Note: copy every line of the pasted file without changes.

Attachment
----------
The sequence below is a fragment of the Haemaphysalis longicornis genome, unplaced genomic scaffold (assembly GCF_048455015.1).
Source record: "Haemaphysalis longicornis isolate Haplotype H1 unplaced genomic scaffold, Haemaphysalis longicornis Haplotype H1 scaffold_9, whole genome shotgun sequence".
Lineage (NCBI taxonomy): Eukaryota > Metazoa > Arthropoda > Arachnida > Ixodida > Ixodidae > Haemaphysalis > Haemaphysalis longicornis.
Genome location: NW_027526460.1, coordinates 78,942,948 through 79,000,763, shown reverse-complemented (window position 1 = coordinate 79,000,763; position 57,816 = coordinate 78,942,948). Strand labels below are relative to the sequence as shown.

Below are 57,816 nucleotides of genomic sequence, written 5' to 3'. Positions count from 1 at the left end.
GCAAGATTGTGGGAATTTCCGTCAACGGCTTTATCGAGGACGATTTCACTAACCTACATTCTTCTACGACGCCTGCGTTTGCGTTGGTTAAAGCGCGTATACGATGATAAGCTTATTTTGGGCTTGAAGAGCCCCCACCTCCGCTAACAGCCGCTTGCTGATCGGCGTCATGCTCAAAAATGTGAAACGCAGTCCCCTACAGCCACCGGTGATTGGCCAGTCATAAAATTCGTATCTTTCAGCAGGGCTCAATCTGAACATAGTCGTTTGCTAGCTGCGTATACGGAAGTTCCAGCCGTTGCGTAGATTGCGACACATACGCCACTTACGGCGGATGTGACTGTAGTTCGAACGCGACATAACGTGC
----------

The sequence below is a fragment of the Haemaphysalis longicornis genome, unplaced genomic scaffold (assembly GCF_048455015.1).
Source record: "Haemaphysalis longicornis isolate Haplotype H1 unplaced genomic scaffold, Haemaphysalis longicornis Haplotype H1 scaffold_9, whole genome shotgun sequence".
Lineage (NCBI taxonomy): Eukaryota > Metazoa > Arthropoda > Arachnida > Ixodida > Ixodidae > Haemaphysalis > Haemaphysalis longicornis.
Genome location: NW_027526460.1, coordinates 78,942,948 through 79,000,763, shown reverse-complemented (window position 1 = coordinate 79,000,763; position 57,816 = coordinate 78,942,948). Strand labels below are relative to the sequence as shown.

Below are 57,816 nucleotides of genomic sequence, written 5' to 3'. Positions count from 1 at the left end.
GCAAGATTGTGGGAATTTCCGTCAACGGCTTTATCGAGGACGATTTCACTAACCTACATTCTTCTACGACGCCTGCGTTTGCGTTGGTTAAAGCGCGTATACGATGATAAGCTTATTTTGGGCTTGAAGAGCCCCCACCTCCGCTAACAGCCGCTTGCTGATCGGCGTCATGCTCAAAAATGTGAAACGCAGTCCCCTACAGCCACCGGTGATTGGCCAGTCATAAAATTCGTATCTTTCAGCAGGGCTCAATCTGAACATAGTCGTTTGCTAGCTGCGTATACGGAAGTTCCAGCCGTTGCGTAGATTGCGACACATACGCCACTTACGGCGGATGTGACTGTAGTTCGAACGCGACATAACGTGC